I doubled my rope around a tree near the edge, grabbed hold. of it, and looked over. The rope clearly didn’t reach the bottom, but it did just reach a slab 75 feet below me that angled down to a shallow, rocky pool of water on a broad ledge. I judged that I could hand-over-hand down to the end of the rope and onto the slab, then climb down to the ledge. Once on the ledge, the rest would be easy.

I went down the rope with hands and feet, nothing else securing me. I had done hand-over-hand descents on large drops many times before and, although this one was steeper, even overhanging, I felt completely comfortable going over the edge. I was almost to the slab when I noticed the nature of the rope changing. The water dripping off the edge above was soaking the rope. Instead of one hand holding fast while I moved the other, it would slip an inch. I started to move faster, trying to keep pace with the slippage. When I was five or ten feet from the end of the rope and only five feet from the slab, I completely lost my grip and slid down and off the rope onto the slab. I tumbled down the slab, bouncing hard two or three times, and into the pool. I estimated the fall at about 40 feet, but my rescuers later told me it was closer to 80 feet.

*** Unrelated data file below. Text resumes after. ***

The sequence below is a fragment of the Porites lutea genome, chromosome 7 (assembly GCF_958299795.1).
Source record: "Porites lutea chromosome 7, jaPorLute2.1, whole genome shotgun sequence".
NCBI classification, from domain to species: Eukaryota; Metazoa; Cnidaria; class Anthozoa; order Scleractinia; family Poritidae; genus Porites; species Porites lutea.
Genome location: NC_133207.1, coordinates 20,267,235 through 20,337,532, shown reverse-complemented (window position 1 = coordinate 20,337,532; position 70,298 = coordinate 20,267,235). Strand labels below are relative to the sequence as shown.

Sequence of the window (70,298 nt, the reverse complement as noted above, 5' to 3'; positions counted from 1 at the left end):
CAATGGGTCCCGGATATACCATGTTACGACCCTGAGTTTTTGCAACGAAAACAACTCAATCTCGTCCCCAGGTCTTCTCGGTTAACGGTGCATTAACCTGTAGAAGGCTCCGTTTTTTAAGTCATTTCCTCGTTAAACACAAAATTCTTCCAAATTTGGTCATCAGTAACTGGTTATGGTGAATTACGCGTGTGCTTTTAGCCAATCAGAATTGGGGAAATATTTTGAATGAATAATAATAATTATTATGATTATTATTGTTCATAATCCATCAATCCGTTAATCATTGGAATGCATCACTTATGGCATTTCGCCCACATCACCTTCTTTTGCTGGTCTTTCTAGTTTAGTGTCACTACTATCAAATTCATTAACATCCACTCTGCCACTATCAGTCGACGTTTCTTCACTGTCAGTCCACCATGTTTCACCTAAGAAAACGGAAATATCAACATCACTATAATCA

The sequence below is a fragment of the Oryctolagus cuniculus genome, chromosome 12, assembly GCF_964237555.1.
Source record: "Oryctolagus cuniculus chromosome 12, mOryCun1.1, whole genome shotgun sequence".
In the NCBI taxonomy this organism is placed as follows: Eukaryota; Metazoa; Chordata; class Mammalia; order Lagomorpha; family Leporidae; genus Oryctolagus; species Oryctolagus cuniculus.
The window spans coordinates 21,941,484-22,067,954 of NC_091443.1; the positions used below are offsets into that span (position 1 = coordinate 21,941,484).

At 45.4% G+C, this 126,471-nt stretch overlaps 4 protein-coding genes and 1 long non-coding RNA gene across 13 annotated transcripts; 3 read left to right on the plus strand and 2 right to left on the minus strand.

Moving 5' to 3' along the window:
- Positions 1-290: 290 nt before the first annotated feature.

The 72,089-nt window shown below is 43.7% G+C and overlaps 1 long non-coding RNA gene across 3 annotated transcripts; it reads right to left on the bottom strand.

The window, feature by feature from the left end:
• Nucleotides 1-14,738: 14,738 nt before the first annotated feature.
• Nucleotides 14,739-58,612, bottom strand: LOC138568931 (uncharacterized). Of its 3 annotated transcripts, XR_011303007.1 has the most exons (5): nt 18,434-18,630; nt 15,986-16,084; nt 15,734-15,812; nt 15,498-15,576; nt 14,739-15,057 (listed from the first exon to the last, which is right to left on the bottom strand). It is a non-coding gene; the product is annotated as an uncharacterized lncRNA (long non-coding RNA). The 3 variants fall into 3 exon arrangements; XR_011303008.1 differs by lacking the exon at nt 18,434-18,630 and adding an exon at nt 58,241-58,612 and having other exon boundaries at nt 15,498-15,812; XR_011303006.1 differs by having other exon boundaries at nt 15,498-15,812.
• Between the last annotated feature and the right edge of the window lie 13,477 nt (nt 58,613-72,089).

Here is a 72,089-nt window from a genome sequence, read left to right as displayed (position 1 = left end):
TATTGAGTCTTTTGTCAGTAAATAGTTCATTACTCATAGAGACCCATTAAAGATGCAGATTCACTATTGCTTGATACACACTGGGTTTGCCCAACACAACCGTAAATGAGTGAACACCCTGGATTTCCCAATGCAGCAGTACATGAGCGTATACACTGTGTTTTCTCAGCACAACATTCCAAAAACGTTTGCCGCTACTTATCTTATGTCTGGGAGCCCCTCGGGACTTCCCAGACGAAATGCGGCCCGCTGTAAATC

I remember opening my eyes after I landed and thinking, “Holy shit, I fell! Holy shit, I’m OK!” I touched my head and saw that I was bleeding. That was all I felt initially, but when I stood up to walk away I was hit with excruciating pain in my right leg. I looked down and saw that it was pointing in the wrong direction, so I crawled out of the water about 20 feet to a dry section and conceded defeat.

My cell phone had miraculously survived the fall and the pool of water, so I tried calling 911 and I got a reply. I was only able to give the rangers a rough idea of where I was, but they spotted me from the park helicopter pretty quickly. Then they managed to find a landing spot several hundred yards away in the canyon bottom and two medics scrambled up to my ledge. After they worked on me a while, a second helicopter (California. Highway Patrol) hoisted me and flew me to the Valley, where I was transferred to an air ambulance for the trip to a hospital in Modesto. The whole top of my right femur was broken apart, my pelvis was cracked, and I had an L4 compression fracture. At this point, nine months later, I have been cleared to do whatever activities I choose, but I’ll probably lay off the contact sports a little longer.